Firstly, the insufficient conversion of the Claus process means that This process comprises of a combination of an aqueous iron salt so-
lution treatment and an electrochemical regeneration step to recover
both hydrogen and sulfur from hydrogen sulfide. It was described by
Mizuta et al. [15] and Iida et al. [22] as outlined below with a process

Corresponding author. Tel.: +971 26075408; fax: +971 2607 5200. flow diagram of the proposed scheme shown in Fig. 1.
E-mail addresses: radewale@pi.ac.ae (R.A. Adewale), aberrouk@pi.ac.ae, Feed gas is contacted with strongly acidic solution containing ferric
berrouks@yahoo.fr (A.S. Berrouk), dsatyadileep@pi.ac.ae (S. Dara). chloride and sulfur formation follows the reaction (1).
http://dx.doi.org/10.1016/j.jtice.2015.03.018
1876-1070/© 2015 Taiwan Institute of Chemical Engineers. Published by Elsevier B.V. All rights reserved.

Please cite this article as: R.A. Adewale et al., A process simulation study of hydrogen and sulfur production from hydrogen sulfide using the
Fe–Cl hybrid process, Journal of the Taiwan Institute of Chemical Engineers (2015), http://dx.doi.org/10.1016/j.jtice.2015.03.018
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Fig. 1. Simplified flow diagram of the Fe–Cl hybrid process [15].

2FeCl3(aq) + H2 S(g) → 2FeCl2(aq) + 2HCl(aq) + S (1) it is however advantageous to the overall Fe–Cl hybrid process as a
whole by virtue of the large decrease in the electrolysis voltage in
Approximately 99% of the H2 S in the feed is removed with ferric reaction (2).
iron converted to ferrous. The spent electrolyte is regenerated by As for power consumption, the IKC electrolysis process uses about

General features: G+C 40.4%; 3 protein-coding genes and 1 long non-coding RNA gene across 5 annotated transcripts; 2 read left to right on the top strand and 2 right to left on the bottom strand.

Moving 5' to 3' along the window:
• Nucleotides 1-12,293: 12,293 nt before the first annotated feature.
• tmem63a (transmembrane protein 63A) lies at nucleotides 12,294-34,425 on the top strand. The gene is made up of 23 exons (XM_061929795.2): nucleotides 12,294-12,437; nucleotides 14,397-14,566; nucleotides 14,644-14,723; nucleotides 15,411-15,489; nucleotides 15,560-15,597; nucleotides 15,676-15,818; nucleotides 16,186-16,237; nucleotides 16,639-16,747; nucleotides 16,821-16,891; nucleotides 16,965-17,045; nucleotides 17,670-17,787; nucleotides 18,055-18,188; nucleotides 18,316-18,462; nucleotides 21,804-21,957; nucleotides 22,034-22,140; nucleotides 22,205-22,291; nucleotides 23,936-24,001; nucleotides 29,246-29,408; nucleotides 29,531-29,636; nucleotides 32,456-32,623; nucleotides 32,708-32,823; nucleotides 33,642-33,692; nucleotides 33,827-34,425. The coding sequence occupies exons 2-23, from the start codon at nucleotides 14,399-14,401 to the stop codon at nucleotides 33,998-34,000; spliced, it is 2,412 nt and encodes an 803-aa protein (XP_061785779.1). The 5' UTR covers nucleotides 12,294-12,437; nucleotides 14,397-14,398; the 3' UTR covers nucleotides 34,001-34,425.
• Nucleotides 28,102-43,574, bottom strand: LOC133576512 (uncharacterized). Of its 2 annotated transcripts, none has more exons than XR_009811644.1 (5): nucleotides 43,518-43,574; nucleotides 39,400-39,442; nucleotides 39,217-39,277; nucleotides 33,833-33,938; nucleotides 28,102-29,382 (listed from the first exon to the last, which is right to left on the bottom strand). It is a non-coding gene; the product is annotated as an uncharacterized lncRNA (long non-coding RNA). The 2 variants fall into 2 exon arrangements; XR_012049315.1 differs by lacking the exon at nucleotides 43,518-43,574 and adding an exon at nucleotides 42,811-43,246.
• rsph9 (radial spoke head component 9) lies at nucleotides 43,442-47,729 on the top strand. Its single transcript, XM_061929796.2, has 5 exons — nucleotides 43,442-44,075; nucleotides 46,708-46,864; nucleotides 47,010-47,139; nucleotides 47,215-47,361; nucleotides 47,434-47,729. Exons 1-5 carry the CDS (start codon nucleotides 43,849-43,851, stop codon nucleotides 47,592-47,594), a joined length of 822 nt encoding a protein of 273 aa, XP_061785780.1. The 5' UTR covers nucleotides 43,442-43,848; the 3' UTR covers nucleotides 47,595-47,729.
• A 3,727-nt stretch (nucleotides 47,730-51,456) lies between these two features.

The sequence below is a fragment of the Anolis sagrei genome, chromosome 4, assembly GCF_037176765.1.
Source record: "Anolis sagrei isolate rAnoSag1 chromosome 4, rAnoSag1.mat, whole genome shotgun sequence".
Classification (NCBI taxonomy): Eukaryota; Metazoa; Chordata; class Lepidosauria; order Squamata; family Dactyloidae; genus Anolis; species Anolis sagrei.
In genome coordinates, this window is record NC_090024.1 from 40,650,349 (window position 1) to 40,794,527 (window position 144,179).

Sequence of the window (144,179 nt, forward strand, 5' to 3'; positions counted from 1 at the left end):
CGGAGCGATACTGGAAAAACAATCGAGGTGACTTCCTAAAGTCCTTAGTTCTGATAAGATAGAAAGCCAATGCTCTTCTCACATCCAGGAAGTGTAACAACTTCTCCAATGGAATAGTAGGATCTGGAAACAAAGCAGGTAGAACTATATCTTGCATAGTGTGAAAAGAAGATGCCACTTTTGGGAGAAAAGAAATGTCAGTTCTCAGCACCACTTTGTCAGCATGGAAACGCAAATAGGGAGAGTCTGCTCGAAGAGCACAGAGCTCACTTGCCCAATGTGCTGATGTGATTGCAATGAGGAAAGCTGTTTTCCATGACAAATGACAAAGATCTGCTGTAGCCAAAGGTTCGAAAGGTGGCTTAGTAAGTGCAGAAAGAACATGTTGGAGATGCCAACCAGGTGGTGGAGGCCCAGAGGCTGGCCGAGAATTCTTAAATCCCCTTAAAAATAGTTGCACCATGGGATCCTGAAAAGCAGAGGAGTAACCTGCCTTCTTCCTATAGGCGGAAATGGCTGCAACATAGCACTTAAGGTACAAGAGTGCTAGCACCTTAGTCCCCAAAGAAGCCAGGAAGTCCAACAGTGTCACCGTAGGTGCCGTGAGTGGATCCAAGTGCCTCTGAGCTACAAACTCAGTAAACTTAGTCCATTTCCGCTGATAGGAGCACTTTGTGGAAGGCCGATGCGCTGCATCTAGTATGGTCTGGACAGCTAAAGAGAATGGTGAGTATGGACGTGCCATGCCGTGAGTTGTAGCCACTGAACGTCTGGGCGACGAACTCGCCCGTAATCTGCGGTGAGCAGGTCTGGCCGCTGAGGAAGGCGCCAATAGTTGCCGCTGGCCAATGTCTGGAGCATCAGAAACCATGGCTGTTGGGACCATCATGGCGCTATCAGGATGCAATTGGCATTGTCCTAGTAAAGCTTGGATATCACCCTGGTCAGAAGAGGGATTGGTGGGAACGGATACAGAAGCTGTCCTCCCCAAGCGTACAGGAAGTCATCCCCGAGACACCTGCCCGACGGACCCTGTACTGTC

applying a voltage of 0.75–0.9 V with a current density of 100 mA/cm2 3.6 kWh per Nm3 of hydrogen produced which looks attractive com-
at 70°C and sulfur passivation of the electrodes was not observed pared to water electrolysis, which consumes about 4.3 kWh/N m3 of
[15,22]. The overall electrolysis reaction is as follows: H2 and steam methane reforming (the standard process for making
discretionary hydrogen), which makes hydrogen using about 4.3 kWh
2FeCl2(aq) + 2HCl(aq) → H2(g) + 2FeCl3(aq) (2) of natural gas energy per cubic meter of hydrogen produced. Since
electrical energy is typically about 3 times more costly than natural
This leads to the total decomposition to hydrogen and sulfur ac- gas per unit of energy in countries such as Japan, the IKC process
cording to reaction (3): will not be competitive with steam methane reforming for hydrogen
production. The situation is quite different in the gulf countries and
H2 S → H2(g) + S (net reaction) (3) in particular in UAE, where the cost of electrical energy subsidized
to refineries and gas plants by the government power plants is in-
In the first stage (absorption–oxidation step), H2 S-containing gas credibly low (0.04 US$/kWh). Also, considering the recent UAE oil in-
is brought into contact with an aqueous hydrochloric acid–iron chlo- dustry’ policies on waste minimization, environment protection, and
ride solution containing ferric ions in an absorber. The absorbing efficient exploitation of natural resources, IKC Fe–Cl hybrid process
iron–salt solution is normally mixed with some ferrous ions to aid should be a viable option for UAE refineries and gas plants to produce
the downstream electrochemical regeneration. According to reaction hydrogen from H2 S streams to be used as chemical feedstock and fuel
(1), H2 S gas reacts smoothly with aqueous FeCl3 to produce sulfur, respectively.
aqueous HCl and FeCl3 is reduced to FeCl2 . This spontaneous reaction This paper outlines the results of a process simulation investi-
translates into a sufficiently high level of H2 S absorption, 99% at about gation of the IKC Fe–Cl hybrid process as a suitable alternative to
70 °C, even in the presence of high acidic conditions. the Claus process vastly used to handle H2 S in UAE gas plants and
Second step involves sulfur separation from the FeCl3 /FeCl2 /HCl refineries. The process model was developed and validated against
solution. Any of the conventional separation techniques can be em- bench scale experimental data and then used to perform a paramet-
ployed in this process, whether chemical or physical. Melting of the ric study to gain insight on the operability and economics of the Fe–Cl
sulfur and consequent separation via liquid–liquid separation is a vi- hybrid process in the context of UAE economic reality.